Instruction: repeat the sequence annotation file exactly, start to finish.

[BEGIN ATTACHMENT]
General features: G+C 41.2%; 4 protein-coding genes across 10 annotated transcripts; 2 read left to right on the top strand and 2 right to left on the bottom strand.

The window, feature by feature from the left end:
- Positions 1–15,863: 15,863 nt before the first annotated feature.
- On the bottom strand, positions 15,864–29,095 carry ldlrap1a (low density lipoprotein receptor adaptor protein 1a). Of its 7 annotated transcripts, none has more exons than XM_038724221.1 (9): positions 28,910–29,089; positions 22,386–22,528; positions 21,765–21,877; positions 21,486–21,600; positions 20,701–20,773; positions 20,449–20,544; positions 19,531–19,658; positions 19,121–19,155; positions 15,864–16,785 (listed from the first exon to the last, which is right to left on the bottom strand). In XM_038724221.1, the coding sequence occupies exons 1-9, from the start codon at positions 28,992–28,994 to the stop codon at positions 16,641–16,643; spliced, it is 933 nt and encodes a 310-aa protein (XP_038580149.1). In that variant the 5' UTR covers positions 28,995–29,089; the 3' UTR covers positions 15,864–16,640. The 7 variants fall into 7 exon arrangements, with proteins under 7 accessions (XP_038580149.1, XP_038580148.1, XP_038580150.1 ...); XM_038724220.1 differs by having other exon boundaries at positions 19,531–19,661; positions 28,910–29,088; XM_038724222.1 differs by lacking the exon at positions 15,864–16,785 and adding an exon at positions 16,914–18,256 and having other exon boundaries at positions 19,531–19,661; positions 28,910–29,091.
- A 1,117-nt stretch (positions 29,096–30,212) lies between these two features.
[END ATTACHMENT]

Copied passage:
General features: G+C 41.2%; 4 protein-coding genes across 10 annotated transcripts; 2 read left to right on the top strand and 2 right to left on the bottom strand.

The window, feature by feature from the left end:
- Positions 1–15,863: 15,863 nt before the first annotated feature.
- On the bottom strand, positions 15,864–29,095 carry ldlrap1a (low density lipoprotein receptor adaptor protein 1a). Of its 7 annotated transcripts, none has more exons than XM_038724221.1 (9): positions 28,910–29,089; positions 22,386–22,528; positions 21,765–21,877; positions 21,486–21,600; positions 20,701–20,773; positions 20,449–20,544; positions 19,531–19,658; positions 19,121–19,155; positions 15,864–16,785 (listed from the first exon to the last, which is right to left on the bottom strand). In XM_038724221.1, the coding sequence occupies exons 1-9, from the start codon at positions 28,992–28,994 to the stop codon at positions 16,641–16,643; spliced, it is 933 nt and encodes a 310-aa protein (XP_038580149.1). In that variant the 5' UTR covers positions 28,995–29,089; the 3' UTR covers positions 15,864–16,640. The 7 variants fall into 7 exon arrangements, with proteins under 7 accessions (XP_038580149.1, XP_038580148.1, XP_038580150.1 ...); XM_038724220.1 differs by having other exon boundaries at positions 19,531–19,661; positions 28,910–29,088; XM_038724222.1 differs by lacking the exon at positions 15,864–16,785 and adding an exon at positions 16,914–18,256 and having other exon boundaries at positions 19,531–19,661; positions 28,910–29,091.
- A 1,117-nt stretch (positions 29,096–30,212) lies between these two features.